It is no secret now, "they" are coming after your vacation rental! Do you have a plan B?
I have been shocked at the speed at which towns and cities are targeting short-term and vacation rentals including where my rentals are (or were) which have been vacation and tourist destinations for over one hundred years. Now these towns are under attack by people that don’t want “transients” in their neighborhoods. The common argument is the “neighborhoods are for neighbors” and that rentals take away from “affordable” or long-term rental housing.
First, I am confident that many people don’t know their neighbors. Many people live in their own little bubbles and don’t interact with their neighbors much. So, my thought is that this is not a strong argument against vacation rentals. Although, I will acknowledge that there are some bad rental owners that do not screen who they rent to; this leads to problems with parties or over-occupancy.
The myth of vacation rentals taking away rentals from people in need of long-term rentals can be a real argument depending on where the market is and what type of housing is in question. Most single-family homes that are used as vacation rentals are unlikely to be long-term rentals.
Many investors buy single-family homes in vacation areas to use as their second, or third homes. These homes are rented out to vacationers to offset the overhead and cost of that property. And in some cases, the property can be totally paid for with the rental income. This is a huge incentive to buy homes in vacation areas. Having others pay for your investment is very appealing.
Most single-family homes rented long-term do not provide enough income to cover the cost of the property. Property taxes, insurance, mortgage payments, maintenance, etc. make it challenging to cover costs at the going rate of rents. Believe me, I know, I’ve tried it and the math does not work for properties in high demand vacation area.
My point of writing this is to sound the alarm if you own property in an area where the public and town officials are talking about or considering regulating or banning short term rentals. Have a back-up plan just in case a ban comes down quickly. Here are a few things to consider while creating your plan B.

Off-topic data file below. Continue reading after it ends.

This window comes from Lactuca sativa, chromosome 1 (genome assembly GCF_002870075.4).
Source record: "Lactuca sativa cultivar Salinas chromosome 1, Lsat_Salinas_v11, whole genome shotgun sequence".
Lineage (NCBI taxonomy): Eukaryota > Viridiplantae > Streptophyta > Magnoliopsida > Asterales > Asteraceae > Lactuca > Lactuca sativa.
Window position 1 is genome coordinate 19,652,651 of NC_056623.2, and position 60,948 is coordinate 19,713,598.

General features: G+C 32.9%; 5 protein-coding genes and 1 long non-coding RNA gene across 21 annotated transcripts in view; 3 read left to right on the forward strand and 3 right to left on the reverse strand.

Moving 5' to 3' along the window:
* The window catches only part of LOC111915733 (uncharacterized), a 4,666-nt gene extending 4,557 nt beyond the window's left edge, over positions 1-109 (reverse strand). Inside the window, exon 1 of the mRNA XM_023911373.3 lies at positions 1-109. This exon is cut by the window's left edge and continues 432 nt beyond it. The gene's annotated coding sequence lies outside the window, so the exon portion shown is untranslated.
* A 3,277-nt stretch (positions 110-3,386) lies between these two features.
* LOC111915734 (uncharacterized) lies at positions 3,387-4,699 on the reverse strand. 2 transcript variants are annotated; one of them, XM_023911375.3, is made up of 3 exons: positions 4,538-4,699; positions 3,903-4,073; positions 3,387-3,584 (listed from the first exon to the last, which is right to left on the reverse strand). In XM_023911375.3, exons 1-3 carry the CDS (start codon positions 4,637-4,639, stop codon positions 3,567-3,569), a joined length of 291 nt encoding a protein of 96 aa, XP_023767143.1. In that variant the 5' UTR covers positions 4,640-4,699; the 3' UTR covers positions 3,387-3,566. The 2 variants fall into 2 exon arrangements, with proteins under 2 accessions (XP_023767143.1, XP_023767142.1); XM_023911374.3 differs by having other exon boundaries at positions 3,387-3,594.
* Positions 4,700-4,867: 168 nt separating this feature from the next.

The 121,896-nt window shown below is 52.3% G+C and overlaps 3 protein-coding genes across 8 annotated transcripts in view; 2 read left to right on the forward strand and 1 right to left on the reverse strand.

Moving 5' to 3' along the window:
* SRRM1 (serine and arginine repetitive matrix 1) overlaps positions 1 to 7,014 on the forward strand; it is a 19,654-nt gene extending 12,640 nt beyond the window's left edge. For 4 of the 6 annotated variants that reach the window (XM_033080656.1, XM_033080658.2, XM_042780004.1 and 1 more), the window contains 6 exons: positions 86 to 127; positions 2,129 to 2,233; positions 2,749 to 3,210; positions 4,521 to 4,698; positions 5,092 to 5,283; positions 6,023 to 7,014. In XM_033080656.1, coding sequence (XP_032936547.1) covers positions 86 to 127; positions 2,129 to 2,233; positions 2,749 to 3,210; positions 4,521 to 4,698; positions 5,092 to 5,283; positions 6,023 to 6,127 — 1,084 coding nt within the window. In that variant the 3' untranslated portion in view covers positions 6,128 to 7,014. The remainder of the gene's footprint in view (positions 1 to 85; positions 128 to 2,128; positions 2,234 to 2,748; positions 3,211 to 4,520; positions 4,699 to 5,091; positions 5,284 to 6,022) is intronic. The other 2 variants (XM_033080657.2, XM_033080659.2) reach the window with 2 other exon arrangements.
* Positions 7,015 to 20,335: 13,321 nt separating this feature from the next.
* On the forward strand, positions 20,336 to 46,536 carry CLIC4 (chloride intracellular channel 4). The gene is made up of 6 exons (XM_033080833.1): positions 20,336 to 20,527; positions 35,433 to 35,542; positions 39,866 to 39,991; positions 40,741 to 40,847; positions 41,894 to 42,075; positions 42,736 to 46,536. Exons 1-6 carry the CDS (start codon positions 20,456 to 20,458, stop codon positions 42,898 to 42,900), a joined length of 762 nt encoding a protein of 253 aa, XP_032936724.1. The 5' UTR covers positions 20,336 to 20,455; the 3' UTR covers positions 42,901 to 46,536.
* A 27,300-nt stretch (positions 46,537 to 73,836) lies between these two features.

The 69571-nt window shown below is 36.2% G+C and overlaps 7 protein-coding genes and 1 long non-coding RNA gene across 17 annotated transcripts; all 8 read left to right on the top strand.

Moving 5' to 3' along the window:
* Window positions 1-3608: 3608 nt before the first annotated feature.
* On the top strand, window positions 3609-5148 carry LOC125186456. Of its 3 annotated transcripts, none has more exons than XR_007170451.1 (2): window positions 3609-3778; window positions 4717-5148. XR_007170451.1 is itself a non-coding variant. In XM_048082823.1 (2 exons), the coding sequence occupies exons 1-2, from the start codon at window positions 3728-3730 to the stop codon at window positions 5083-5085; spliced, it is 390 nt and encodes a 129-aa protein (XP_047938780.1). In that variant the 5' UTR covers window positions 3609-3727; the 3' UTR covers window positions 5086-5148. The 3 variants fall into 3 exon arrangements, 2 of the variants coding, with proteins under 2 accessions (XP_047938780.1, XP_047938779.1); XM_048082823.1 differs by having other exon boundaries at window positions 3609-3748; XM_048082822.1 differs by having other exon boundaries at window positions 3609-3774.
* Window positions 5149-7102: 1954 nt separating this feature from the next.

Pay attention to what the town council and planning & zoning boards in your town are talking about. Check Facebook groups for discussion regarding this topic. In my town where I live and have a vacation rental has several heated threads on this. Reading the comments in an insight to the hatred against vacation rentals.
Have your property sale ready. This will enable you to put your property on the market in an instant if there is a change to the zoning or regulations that will stop you from operating. When covid hit and the lockdowns came the vacation rental industry was in question. I personally took it as nudge to take advantage of a very good real estate market and sold properties quickly. The key was that my properties were sale ready.
Do the math. Perhaps you could rent your property long-term if the rules changes. Be knowledgeable about the market rents for long-term tenants.
Have a realtor. It is beneficial to have a relationship with a realtor in your market. The realtor should know your property and have advice on best time to sell if needed.
Know other vacation rental owners in your market. It is important to have a group of owners that can be involved in the discussion and planning with town officials. Don't wait until there is a potential change in the rules.
Brainstorm ideas on what you can do to stay ahead of "them".
Be a good neighbor. Your property should be well maintained and attractive to enhance the visual appeal of the neighborhood. Get to know your neighbors and let them know you care.
Vacation rental industry is not sure bet. There are things out of your control, and this witch-hunt is one of them. It is important to be aware and have a plan to exit if need be.
Link for the latest news in vacation rental regulations. Regulations Archives - VRM Intel